Today the Select and Standing Committees on Finance and Appropriation had a public hearing on the Finance Minister’s Budget Speech. Mostly, organised stakeholders gave their inputs on it. But the most contentious feature of the budget is the announcement of the capping of the expenditure on public servants’ wage bill. This subject will dog the Minister’s speech for a very long time.
The representative from the Congress of South African Trade Unions (Cosatu) stated quite clearly that it is their responsibility to avoid a jobs bloodbath at all costs and were not taking this announcement lightly. “It’s important to recognise that public servants support on average seven unemployed relatives.”
The recognition that the problem is not head count but the “bloated executive and management posts and perks. And the need to place public sector entities under a single service and collective bargaining process.”
According to Cosatu’s submission, “it’s politicians and management who have led us into this crisis. They must pay the price by slashing their exorbitant salaries and perks”.
One of the most inexplicable aspects of the budget is its failure to state that “10% of the budget is lost to corruption and wasteful expenditure annually”.
Numsa’s representatives decried the fact that they were not part of the negotiations that led to an agreement to cap the public service wage bill going forward. “We were not consulted because we are not part of this alliance.”
Numsa urged Parliament to intervene “to ensure that these negotiations are inclusive because it is a matter that affects all workers”.
It also decried the fact that “workers are not involved in the business rescue mission at South African Airways”.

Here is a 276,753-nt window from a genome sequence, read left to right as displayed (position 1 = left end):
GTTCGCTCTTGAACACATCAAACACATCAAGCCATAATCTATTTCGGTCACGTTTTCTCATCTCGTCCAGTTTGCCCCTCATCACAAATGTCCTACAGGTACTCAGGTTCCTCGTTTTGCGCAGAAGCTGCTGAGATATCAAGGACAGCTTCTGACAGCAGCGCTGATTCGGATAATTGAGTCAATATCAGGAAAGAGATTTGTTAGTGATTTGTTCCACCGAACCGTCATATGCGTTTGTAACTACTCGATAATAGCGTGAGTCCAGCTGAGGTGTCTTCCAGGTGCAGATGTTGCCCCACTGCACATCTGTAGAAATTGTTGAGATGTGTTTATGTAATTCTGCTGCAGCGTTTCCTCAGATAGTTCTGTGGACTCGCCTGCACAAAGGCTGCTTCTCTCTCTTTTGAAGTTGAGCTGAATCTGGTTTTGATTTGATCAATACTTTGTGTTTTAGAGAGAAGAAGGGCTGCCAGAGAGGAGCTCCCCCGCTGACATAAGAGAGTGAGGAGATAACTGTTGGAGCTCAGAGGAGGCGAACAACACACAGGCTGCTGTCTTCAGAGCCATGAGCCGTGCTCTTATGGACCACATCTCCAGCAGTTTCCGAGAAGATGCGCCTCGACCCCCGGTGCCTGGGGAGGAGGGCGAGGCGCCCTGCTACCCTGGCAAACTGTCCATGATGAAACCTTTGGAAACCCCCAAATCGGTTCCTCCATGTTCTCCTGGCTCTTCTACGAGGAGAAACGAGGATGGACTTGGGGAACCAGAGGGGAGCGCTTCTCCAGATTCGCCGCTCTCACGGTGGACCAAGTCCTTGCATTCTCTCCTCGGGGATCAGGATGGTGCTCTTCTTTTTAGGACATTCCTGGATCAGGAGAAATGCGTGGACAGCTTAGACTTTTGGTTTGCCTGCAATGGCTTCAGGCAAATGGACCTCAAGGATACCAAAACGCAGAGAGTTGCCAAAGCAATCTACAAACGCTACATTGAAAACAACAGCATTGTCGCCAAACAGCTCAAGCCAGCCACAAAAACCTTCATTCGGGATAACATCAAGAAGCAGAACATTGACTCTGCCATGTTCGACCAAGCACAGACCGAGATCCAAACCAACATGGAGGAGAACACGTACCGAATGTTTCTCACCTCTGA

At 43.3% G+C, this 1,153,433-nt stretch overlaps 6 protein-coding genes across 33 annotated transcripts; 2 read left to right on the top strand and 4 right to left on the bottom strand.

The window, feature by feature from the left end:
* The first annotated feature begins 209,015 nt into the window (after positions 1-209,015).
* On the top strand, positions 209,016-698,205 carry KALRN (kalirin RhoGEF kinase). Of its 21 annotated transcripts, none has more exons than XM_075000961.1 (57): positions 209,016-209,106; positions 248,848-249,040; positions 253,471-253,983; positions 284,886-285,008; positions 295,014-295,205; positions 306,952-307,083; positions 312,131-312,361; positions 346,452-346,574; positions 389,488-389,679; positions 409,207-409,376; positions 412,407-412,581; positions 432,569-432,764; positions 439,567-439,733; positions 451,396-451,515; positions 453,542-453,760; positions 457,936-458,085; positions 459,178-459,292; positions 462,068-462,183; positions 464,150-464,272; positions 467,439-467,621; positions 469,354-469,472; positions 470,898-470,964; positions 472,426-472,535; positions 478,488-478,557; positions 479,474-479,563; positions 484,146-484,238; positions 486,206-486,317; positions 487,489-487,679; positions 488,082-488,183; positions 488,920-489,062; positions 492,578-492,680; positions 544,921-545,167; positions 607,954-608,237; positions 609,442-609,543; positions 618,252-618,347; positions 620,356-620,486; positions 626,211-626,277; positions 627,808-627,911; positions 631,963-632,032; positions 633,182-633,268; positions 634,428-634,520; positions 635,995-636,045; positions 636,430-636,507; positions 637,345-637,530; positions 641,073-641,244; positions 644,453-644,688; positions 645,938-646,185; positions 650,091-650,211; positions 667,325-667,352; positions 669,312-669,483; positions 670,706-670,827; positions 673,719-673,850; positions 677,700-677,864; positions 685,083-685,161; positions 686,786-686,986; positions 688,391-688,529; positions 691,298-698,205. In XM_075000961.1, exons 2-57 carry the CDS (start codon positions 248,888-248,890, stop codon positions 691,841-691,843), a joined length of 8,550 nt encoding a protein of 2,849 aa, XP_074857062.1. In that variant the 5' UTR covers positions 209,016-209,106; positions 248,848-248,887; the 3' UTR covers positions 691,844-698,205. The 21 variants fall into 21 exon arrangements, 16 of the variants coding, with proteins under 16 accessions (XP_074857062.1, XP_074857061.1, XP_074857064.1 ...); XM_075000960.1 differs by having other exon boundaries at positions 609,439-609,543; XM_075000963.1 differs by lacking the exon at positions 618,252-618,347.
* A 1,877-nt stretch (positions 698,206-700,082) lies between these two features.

The debate whether the budget was expansionary or an austerity budget resurfaced. The Fiscal Cliff Study Group team maintained that the budget was expansionary, a view that the two union representatives differed with sharply. In their view, any budget that hinges on cuts that affect the poor is an austerity budget. Citing the cap of public sector wage bill, they say the brunt of expenditure measure of this budget would be felt by the poor, and they regard that as an austerity measure.
The Fiscal Cliff Study Group differed. “There’s no austerity budget that has an increasing debt, that has a deficit of 6.3% to the GDP.”
The group also lamented the fact that the Minister missed an opportunity to increase tax revenue by not increasing VAT, a view that was sharply rebutted by the union.
Weighing in on the cap on the public servants wage bill, the South Africa Institute of Chartered Accountants opted to ask the vexing question of “whether South Africans are getting value for their money from the public service”.
Audit outcomes “of wasteful and irregular expenditure shows that there is no accountability in the sector”.
The group urged Parliament to “stop appropriating the budget without asking relevant questions. And it must hold departments accountable”.
OUTA’s concern was “the lack of transparency regarding the conditional grants given to South African Airways”. Its representative asked: “What is contained in those conditions. Are they implementable and why they were not made available to the public so that we can scrutinise them?”
The Chairperson of the Standing Committee on Finance, Mr Joe Maswanganyi, said the fact that the country’s economy is now in recession “should be taken very seriously. For history taught us that if unemployment keeps on rising, and the poor are getting poorer, there would be social unrest.”
Let’s find solutions together to the situation we are in today, he urged the stakeholders present, “the situation we are faced with is not Treasury’s situation, it needs our collective and concerted effort”.
By Abel Mputing
4 March 2020